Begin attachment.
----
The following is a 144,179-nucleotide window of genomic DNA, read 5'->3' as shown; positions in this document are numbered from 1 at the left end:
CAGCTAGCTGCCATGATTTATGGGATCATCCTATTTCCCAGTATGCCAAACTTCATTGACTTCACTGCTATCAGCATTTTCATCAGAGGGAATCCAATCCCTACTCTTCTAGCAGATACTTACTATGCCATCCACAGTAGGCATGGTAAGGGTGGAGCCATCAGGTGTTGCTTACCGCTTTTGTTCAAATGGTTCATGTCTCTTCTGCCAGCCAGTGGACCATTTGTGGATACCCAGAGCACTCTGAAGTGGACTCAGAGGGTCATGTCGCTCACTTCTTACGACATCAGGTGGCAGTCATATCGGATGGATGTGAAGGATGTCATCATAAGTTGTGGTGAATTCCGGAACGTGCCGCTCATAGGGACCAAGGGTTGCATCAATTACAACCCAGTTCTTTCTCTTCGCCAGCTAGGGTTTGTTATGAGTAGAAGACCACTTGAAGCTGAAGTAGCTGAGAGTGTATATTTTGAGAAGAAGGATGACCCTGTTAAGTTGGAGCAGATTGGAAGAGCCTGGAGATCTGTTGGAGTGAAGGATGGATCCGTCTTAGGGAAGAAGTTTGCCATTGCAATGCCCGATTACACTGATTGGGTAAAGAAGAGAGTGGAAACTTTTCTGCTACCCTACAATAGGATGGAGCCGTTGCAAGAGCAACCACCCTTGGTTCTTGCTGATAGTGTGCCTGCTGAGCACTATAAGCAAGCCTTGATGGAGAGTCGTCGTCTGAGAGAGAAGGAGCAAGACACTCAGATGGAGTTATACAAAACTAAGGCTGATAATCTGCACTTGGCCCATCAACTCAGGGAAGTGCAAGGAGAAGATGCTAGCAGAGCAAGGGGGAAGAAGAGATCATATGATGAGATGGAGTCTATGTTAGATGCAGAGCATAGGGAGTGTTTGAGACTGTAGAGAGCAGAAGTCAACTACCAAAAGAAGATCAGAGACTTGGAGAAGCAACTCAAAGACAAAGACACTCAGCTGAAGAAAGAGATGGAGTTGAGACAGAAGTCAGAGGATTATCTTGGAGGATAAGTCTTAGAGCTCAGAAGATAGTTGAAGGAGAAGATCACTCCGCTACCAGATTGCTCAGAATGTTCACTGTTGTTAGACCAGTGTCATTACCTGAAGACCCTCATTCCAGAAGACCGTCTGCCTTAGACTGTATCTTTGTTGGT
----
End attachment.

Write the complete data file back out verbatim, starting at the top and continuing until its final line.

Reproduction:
The following is a 144,179-nucleotide window of genomic DNA, read 5'->3' as shown; positions in this document are numbered from 1 at the left end:
CAGCTAGCTGCCATGATTTATGGGATCATCCTATTTCCCAGTATGCCAAACTTCATTGACTTCACTGCTATCAGCATTTTCATCAGAGGGAATCCAATCCCTACTCTTCTAGCAGATACTTACTATGCCATCCACAGTAGGCATGGTAAGGGTGGAGCCATCAGGTGTTGCTTACCGCTTTTGTTCAAATGGTTCATGTCTCTTCTGCCAGCCAGTGGACCATTTGTGGATACCCAGAGCACTCTGAAGTGGACTCAGAGGGTCATGTCGCTCACTTCTTACGACATCAGGTGGCAGTCATATCGGATGGATGTGAAGGATGTCATCATAAGTTGTGGTGAATTCCGGAACGTGCCGCTCATAGGGACCAAGGGTTGCATCAATTACAACCCAGTTCTTTCTCTTCGCCAGCTAGGGTTTGTTATGAGTAGAAGACCACTTGAAGCTGAAGTAGCTGAGAGTGTATATTTTGAGAAGAAGGATGACCCTGTTAAGTTGGAGCAGATTGGAAGAGCCTGGAGATCTGTTGGAGTGAAGGATGGATCCGTCTTAGGGAAGAAGTTTGCCATTGCAATGCCCGATTACACTGATTGGGTAAAGAAGAGAGTGGAAACTTTTCTGCTACCCTACAATAGGATGGAGCCGTTGCAAGAGCAACCACCCTTGGTTCTTGCTGATAGTGTGCCTGCTGAGCACTATAAGCAAGCCTTGATGGAGAGTCGTCGTCTGAGAGAGAAGGAGCAAGACACTCAGATGGAGTTATACAAAACTAAGGCTGATAATCTGCACTTGGCCCATCAACTCAGGGAAGTGCAAGGAGAAGATGCTAGCAGAGCAAGGGGGAAGAAGAGATCATATGATGAGATGGAGTCTATGTTAGATGCAGAGCATAGGGAGTGTTTGAGACTGTAGAGAGCAGAAGTCAACTACCAAAAGAAGATCAGAGACTTGGAGAAGCAACTCAAAGACAAAGACACTCAGCTGAAGAAAGAGATGGAGTTGAGACAGAAGTCAGAGGATTATCTTGGAGGATAAGTCTTAGAGCTCAGAAGATAGTTGAAGGAGAAGATCACTCCGCTACCAGATTGCTCAGAATGTTCACTGTTGTTAGACCAGTGTCATTACCTGAAGACCCTCATTCCAGAAGACCGTCTGCCTTAGACTGTATCTTTGTTGGT